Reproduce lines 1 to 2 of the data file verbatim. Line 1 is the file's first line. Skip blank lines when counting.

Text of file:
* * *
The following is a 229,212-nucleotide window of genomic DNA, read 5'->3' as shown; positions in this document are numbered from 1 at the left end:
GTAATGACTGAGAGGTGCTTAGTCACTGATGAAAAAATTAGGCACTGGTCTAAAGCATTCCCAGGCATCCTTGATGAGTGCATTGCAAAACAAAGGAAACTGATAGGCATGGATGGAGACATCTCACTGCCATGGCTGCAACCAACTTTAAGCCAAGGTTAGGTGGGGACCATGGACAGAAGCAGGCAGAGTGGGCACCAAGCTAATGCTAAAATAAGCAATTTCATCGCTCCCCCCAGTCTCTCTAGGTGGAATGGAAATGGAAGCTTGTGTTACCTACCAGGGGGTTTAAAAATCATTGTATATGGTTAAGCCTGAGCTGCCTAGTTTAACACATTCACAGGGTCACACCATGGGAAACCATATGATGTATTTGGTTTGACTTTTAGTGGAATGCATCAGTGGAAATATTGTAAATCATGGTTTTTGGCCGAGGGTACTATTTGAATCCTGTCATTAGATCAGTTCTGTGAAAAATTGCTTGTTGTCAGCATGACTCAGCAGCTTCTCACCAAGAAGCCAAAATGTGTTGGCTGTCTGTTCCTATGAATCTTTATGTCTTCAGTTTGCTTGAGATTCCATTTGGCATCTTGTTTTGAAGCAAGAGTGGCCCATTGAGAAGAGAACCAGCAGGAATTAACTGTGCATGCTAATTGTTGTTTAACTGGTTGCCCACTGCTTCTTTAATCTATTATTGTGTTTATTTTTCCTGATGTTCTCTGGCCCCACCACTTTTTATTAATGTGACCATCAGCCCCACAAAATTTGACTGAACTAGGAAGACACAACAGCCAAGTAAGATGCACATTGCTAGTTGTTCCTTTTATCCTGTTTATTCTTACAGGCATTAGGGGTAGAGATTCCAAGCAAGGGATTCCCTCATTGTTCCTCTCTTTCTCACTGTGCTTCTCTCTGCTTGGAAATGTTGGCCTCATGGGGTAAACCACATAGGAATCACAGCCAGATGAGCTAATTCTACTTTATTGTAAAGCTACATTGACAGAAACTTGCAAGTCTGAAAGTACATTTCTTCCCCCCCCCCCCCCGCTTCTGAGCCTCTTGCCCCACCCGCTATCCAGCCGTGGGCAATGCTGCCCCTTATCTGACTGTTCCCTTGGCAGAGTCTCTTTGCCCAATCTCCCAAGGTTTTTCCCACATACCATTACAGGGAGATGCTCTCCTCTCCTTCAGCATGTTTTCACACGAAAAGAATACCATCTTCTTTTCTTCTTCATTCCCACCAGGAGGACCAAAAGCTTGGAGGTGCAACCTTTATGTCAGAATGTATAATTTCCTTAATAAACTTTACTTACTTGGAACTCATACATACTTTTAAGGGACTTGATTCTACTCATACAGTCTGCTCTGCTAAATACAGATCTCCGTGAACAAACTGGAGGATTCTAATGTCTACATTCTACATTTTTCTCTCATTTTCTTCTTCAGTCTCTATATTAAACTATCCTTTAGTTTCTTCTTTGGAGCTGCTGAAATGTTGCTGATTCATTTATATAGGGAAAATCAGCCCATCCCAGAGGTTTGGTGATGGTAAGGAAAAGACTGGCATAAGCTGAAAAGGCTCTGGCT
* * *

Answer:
The following is a 229,212-nucleotide window of genomic DNA, read 5'->3' as shown; positions in this document are numbered from 1 at the left end:
GTAATGACTGAGAGGTGCTTAGTCACTGATGAAAAAATTAGGCACTGGTCTAAAGCATTCCCAGGCATCCTTGATGAGTGCATTGCAAAACAAAGGAAACTGATAGGCATGGATGGAGACATCTCACTGCCATGGCTGCAACCAACTTTAAGCCAAGGTTAGGTGGGGACCATGGACAGAAGCAGGCAGAGTGGGCACCAAGCTAATGCTAAAATAAGCAATTTCATCGCTCCCCCCAGTCTCTCTAGGTGGAATGGAAATGGAAGCTTGTGTTACCTACCAGGGGGTTTAAAAATCATTGTATATGGTTAAGCCTGAGCTGCCTAGTTTAACACATTCACAGGGTCACACCATGGGAAACCATATGATGTATTTGGTTTGACTTTTAGTGGAATGCATCAGTGGAAATATTGTAAATCATGGTTTTTGGCCGAGGGTACTATTTGAATCCTGTCATTAGATCAGTTCTGTGAAAAATTGCTTGTTGTCAGCATGACTCAGCAGCTTCTCACCAAGAAGCCAAAATGTGTTGGCTGTCTGTTCCTATGAATCTTTATGTCTTCAGTTTGCTTGAGATTCCATTTGGCATCTTGTTTTGAAGCAAGAGTGGCCCATTGAGAAGAGAACCAGCAGGAATTAACTGTGCATGCTAATTGTTGTTTAACTGGTTGCCCACTGCTTCTTTAATCTATTATTGTGTTTATTTTTCCTGATGTTCTCTGGCCCCACCACTTTTTATTAATGTGACCATCAGCCCCACAAAATTTGACTGAACTAGGAAGACACAACAGCCAAGTAAGATGCACATTGCTAGTTGTTCCTTTTATCCTGTTTATTCTTACAGGCATTAGGGGTAGAGATTCCAAGCAAGGGATTCCCTCATTGTTCCTCTCTTTCTCACTGTGCTTCTCTCTGCTTGGAAATGTTGGCCTCATGGGGTAAACCACATAGGAATCACAGCCAGATGAGCTAATTCTACTTTATTGTAAAGCTACATTGACAGAAACTTGCAAGTCTGAAAGTACATTTCTTCCCCCCCCCCCCCCGCTTCTGAGCCTCTTGCCCCACCCGCTATCCAGCCGTGGGCAATGCTGCCCCTTATCTGACTGTTCCCTTGGCAGAGTCTCTTTGCCCAATCTCCCAAGGTTTTTCCCACATACCATTACAGGGAGATGCTCTCCTCTCCTTCAGCATGTTTTCACACGAAAAGAATACCATCTTCTTTTCTTCTTCATTCCCACCAGGAGGACCAAAAGCTTGGAGGTGCAACCTTTATGTCAGAATGTATAATTTCCTTAATAAACTTTACTTACTTGGAACTCATACATACTTTTAAGGGACTTGATTCTACTCATACAGTCTGCTCTGCTAAATACAGATCTCCGTGAACAAACTGGAGGATTCTAATGTCTACATTCTACATTTTTCTCTCATTTTCTTCTTCAGTCTCTATATTAAACTATCCTTTAGTTTCTTCTTTGGAGCTGCTGAAATGTTGCTGATTCATTTATATAGGGAAAATCAGCCCATCCCAGAGGTTTGGTGATGGTAAGGAAAAGACTGGCATAAGCTGAAAAGGCTCTGGCT